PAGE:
Contributing Editor Anirban DasGupta writes:
Perhaps it says something about human psychology that if a theoretical model for some problem makes predictions — better yet, sensational or bizarre predictions — which later come out to be true, then we take the model more seriously. But should we? After all, other models may have made the same or similar predictions. Today, my intention isn’t to launch a debate on that contentious issue, but to retell two stories of romantic nostalgia that I have found fascinating.
It was 1869. An otherwise sane and supremely distinguished professor of chemistry in St. Petersburg had started a flood of chemical predictions, of discovering hitherto unknown substances on the face of the earth. So vivid were his predictions as to the appearance and properties of these ghostly substances, that apparently he was considered either a prophet or a madman. Numerical values for the atomic weights of the known elements had only been been known for about 30 years at this point. For more than 20 years, Dmitri Mendeléeff just played with this limited set of numbers, painstakingly arranging and rearranging the elements with their atomic weights. He found an incredible pattern in the weights of elements which were chemically equivalent or related. When he found gaps in the atomic weights of groups of equivalent elements, he predicted an undiscovered element that would fill that hole. Coincidence? Some obviously thought so: at a meeting of the English Chemical Society, the question was asked, sarcastically, whether he had considered arranging the elements according to the first letter of their names and looking for patterns. But six years later, de Boisbaudran discovered one of the predicted substances in the deep mines of Pyrenees, and every one of its properties matched Mendeléeff’s predictions: eka-aluminum was found on earth! One after another, came the vindications. Mendeléeff, we now know, was doggedly on the scent of the periodic law, today an established truth. Some of his predecessors had similar instincts, notably Lothar Meyer, Dumas and Strecker; but none had Mendeléeff’s determination and ability to ignore ridicule. A numerical law with very limited data boldly envisioned by an individual was eventually accepted as a remarkable scientific fact.
Mendeléeff carried with him other striking scientific ideas throughout his life, such as a substance which pervades the whole universe. He had, apparently, a uniquely ingenious theory on the origin of the fantastic oil deposits in Baku. He was summoned to Pennsylvania to help produce oil on a commercial scale for the first time. He was twice denied the Nobel prize, the story of which is now well known.
The other story I want to retell is that of Johann Bode, the German astronomer who noticed remarkable regularities in the planetary spacings in our solar system and put forth a mathematical formula for their locations. Bode’s formula says that the distances of the planets from the sun in their natural order follow the formula
α, α + β, α + 2β, α + 4β, α + 8β, … , with α = 0.4 and β = 0.3. The predicted positions of the planets by Bode’s formula are 0.4, 0.7, 1, 1.6, 2.8, 5.2, 10, 19.6, 38.8, 77.2, etc. The actual positions are 0.39 (Mercury), 0.72 (Venus), 1 (Earth), 1.52 (Mars), 2.77 (Asteroid belt), 5.20 (Jupiter), 9.54 (Saturn), 19.18 (Uranus), 30.06 (Neptune), 39.79 (Pluto). The good fit for Mercury, Venus, and Earth is not relevant; Bode found his formula by using the positions of those three planets. But it is impressive that the formula fits Jupiter exactly, even though Jupiter was an extrapolation. In 1772, when Bode gave his formula, the existence of the asteroids, Uranus, Neptune, and Pluto was not known. In 1781, musician-turned-astronomer William Herschel discovered a faint object moving very slowly around the sun and used Kepler’s third law to find its orbit. Uranus was discovered at a mean distance of 19.2, the exact hypothetical position predicted by Bode’s formula. King George III was ruling England then, and Herschel named the planet “Georginum Sidus.” Herschel was made a Fellow of the Royal Society, and given a King’s medal. (The name didn’t last long; it was renamed Uranus.) The coincidences continue. On the night of January 1, 1800, Giuseppe Piazzi found a new object between Mars and Jupiter, and then lost it. Heinrich Olbers happened to know of the newly found least squares method and used it to predict the position of the lost object. And, there it was, when the winter cleared: the asteroid belt, at almost exactly the Bode-predicted distance. But, of course, Bode didn’t predict any planet at Neptune’s current position, which is an inconsistency in Bode’s law.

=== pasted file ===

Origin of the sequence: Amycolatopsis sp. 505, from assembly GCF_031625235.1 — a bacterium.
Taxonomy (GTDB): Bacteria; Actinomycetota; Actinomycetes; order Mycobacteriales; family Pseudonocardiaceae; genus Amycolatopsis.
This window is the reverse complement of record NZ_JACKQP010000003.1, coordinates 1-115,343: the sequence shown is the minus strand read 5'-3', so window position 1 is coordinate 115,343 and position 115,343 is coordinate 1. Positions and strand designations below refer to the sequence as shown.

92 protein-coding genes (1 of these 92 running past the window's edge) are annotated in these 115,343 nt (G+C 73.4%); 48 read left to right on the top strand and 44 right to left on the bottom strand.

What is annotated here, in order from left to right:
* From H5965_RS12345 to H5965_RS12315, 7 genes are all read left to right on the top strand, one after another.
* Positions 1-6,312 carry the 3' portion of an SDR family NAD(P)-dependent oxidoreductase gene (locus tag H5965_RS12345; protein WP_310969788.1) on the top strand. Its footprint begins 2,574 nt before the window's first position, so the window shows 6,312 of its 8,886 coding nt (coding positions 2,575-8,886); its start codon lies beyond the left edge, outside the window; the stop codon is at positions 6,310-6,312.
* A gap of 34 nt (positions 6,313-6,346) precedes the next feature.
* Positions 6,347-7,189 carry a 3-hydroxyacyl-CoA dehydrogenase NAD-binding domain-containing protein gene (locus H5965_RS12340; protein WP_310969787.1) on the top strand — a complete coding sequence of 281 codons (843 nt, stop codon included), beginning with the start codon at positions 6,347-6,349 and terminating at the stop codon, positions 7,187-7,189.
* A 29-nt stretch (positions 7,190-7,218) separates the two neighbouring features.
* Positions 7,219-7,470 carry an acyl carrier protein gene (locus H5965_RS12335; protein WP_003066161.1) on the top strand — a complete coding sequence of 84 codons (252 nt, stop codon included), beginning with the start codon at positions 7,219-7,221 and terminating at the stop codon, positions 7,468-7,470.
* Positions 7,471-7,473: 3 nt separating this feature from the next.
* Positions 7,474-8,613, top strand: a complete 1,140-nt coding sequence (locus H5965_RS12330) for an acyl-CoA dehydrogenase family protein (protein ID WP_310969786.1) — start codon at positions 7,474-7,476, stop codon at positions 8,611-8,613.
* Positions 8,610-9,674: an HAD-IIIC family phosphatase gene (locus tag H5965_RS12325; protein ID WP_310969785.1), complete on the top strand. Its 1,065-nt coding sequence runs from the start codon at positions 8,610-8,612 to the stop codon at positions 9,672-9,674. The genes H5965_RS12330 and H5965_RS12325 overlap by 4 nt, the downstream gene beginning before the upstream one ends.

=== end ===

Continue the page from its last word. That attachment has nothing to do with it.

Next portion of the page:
There is mixed reaction among the few I have talked to about whether there could be some truth in Bode’s law. I know of three wonderful writings, by Jack Good (1969), Brad Efron (1971), and Persi Diaconis (1978). They provide different perspectives on whether Bode’s law is a coincidence or not. In 2003, Jim Zidek and I enquired if short sequences of numbers usually follow Bode’s law with a suitable α and β. Some short sequences that didn’t behave erratically did give a terrific fit; two that we tried didn’t. The early primes, because there are too many early twin primes; and the gestation periods of ten small, medium, and huge mammals. When we excluded the whale and the elephant, the fit was wonderful.
But I must caution against mindlessly accepting numerical laws, for in The Letters of Noble Woman (Mrs. La Touche of Harristown), in 1908, I find Mrs. La Touche’s humorous umbrage: “There is no greater mistake than to call arithmetic an exact science. There are Permutations and Aberrations discernible to minds entirely noble like mine […]. For example, if you add a sum from the bottom up, and then again from the top down, the result is always different”!
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